With that and with Randi Kaye's reporting in mind, let's bring in our panel, former secret service agent and New York police officer Dan Bongino, also criminal defense attorney and CNN legal analyst Mark Geragos and "New York Times" columnist, Charles Blow.

Mark Geragos, I mean, it is fascinating to hear the initial report as given by police, as reported in the local media and what we then see from the videotape.

MARK GERAGOS, CNN LEGAL ANALYST: Yes. You know, the most fascinating thing is this happens hundreds of times, you know, already 300 times this year. And usually, the press will put out the official, quote- unquote "official version" which is complete crap, basically. And that gets bought into by everybody. And it usually becomes, oh my God, here you go. This guy did this. He grabbed for the gun. He did whatever else and it gets swept under the rug.

Obviously, what happened here was, and by the way, you didn't see any city officials doing anything to investigate this, to do anything at all until the video came out. Once the video came out, then what happened is they all realized, uh-oh, we've got a problem. And they fire the officer and do everything else.

To me, this is an epidemic problem. It happens all over the country. I've got at least ten of these cases in the office right now where they have killed, where police have killed people with equally ludicrous stories like this and the public officials just accept it and the local journalists just become the house organs for the police, basically, the propaganda machines for the police. This is an abject lesson for why you cannot believe the BS that comes out of the police departments when there's these kinds of shootings.

COOPER: Dan, when you look at this tape, would an officer have any valid reason for shooting someone multiple times in the back and laying handcuffed on the ground to walk back and pick up something off the ground and then later drop something near the suspect? I mean, isn't the entire thing supposed to be a secure crime scene that's going to be investigated when you actually pick something up?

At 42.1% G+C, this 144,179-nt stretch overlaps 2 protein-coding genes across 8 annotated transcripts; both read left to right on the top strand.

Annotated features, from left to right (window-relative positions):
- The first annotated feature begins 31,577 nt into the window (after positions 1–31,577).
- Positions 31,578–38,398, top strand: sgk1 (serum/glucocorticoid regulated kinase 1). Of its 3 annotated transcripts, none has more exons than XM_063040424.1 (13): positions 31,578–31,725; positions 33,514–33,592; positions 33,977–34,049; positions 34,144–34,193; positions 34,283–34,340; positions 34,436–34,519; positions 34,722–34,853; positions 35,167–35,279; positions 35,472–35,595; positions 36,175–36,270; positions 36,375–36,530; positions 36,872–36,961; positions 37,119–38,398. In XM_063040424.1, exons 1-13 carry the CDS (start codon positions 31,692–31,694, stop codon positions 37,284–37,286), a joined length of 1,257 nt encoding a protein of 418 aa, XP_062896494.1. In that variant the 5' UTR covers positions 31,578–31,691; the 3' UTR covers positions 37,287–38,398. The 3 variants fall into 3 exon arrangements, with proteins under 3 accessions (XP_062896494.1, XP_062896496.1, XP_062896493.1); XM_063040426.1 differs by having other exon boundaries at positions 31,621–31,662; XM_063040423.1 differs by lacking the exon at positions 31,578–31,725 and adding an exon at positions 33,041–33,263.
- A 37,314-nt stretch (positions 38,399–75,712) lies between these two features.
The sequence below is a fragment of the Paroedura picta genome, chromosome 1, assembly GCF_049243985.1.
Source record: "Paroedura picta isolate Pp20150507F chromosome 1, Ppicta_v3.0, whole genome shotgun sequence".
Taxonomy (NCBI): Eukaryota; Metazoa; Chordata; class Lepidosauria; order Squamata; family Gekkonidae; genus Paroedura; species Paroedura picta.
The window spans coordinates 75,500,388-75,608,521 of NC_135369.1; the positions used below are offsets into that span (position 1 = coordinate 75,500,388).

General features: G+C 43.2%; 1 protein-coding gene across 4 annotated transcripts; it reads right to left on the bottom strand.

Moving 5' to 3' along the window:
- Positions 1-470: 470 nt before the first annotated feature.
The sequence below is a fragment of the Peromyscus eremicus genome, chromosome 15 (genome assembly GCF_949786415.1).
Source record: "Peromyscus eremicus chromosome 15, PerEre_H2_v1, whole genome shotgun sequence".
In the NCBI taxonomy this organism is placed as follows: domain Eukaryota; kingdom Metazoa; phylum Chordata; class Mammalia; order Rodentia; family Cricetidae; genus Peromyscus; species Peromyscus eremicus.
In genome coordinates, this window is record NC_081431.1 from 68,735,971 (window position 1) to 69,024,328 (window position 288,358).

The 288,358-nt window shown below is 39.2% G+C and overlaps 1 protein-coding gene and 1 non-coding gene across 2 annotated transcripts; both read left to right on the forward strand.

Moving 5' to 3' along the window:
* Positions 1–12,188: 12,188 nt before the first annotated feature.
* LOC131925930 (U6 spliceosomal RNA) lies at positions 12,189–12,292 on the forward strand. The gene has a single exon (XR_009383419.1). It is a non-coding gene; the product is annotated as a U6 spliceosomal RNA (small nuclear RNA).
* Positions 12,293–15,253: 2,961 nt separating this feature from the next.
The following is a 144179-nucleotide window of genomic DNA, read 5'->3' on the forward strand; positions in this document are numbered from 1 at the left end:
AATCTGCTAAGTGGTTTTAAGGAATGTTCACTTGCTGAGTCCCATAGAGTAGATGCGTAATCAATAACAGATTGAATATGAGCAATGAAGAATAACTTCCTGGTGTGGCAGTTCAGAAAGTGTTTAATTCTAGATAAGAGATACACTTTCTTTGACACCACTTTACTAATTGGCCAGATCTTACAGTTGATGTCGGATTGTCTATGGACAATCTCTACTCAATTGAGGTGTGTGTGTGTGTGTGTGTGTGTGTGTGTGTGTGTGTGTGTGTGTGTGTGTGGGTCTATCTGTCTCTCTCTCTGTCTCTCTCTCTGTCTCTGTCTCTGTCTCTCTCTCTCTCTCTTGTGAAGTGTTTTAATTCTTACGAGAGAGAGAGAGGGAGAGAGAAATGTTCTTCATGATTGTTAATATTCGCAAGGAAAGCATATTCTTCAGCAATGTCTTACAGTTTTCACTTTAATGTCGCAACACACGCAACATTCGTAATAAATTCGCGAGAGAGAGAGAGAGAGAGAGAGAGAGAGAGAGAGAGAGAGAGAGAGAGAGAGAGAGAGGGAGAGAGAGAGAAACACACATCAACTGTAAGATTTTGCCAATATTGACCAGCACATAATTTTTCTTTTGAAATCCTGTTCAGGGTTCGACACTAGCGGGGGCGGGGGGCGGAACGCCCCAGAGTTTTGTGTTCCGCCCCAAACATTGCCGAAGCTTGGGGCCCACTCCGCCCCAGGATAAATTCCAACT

[20:25:16] DAN BONGINO, FORMER NEW YORK CITY POLICE OFFICER: Well, the only thing I can think about, you're asking me to get in his head for a minute. It is a weapon and he may have thought someone picked it up. I don't know what he was thinking but either way, Anderson, one important point here.

COOPER: But even it is a weapon, even if it is a weapon, this is a crime scene that people are going to investigate and take photographs of. Everything has to be left exactly in its place, no?

BONGINO: Well, not if it's an active crime scene. In other words, when I was a secret service agent and someone attacking the president, you don't say, wait, nobody move, it's a crime scene. It's not a crime scene until the crime is over. I'm just guessing here. I can't get in his head.

But there's an important point here as well. No matter what happened before the video started, even if he did try to take the taser, Mr. Scott, you know, if I try to take your gun and I'm holding you at gunpoint and you're a cop and then I drop the gun and say I surrender, the cop can't pick up the gun and shoot you as you runaway. It seems like what happened before, it was irrelevant. But again, I am just hypothesizing as to why he picked up the taser. I don't know.

COOPER: Charles, I mean, obviously, there is the argument that if this video had not surfaced, the officer would not have been arrested. None of this would have been taken place. And that is the argument that the family makes. And the family's attorney makes, without a doubt. That this has no doubt happened before, but there just wasn't video to prove it.

CHARLES BLOW, COLUMNIST, NEW YORK TIMES: Well, that is the conundrum here it that we don't know how many times such a situation has unfolded where there is no video, right. And so, if the only thing that can make the wills of justice move this quickly and in this way is this sort of video and we do not have a universal policy of police officers always wearing and always having their camera, body cameras on, and we're depending on individual citizens with individual cell phones to be the reporters and to hold accountable police officers in these cases or to be, you know, the kind of independent resource of information, that is incredibly problematic.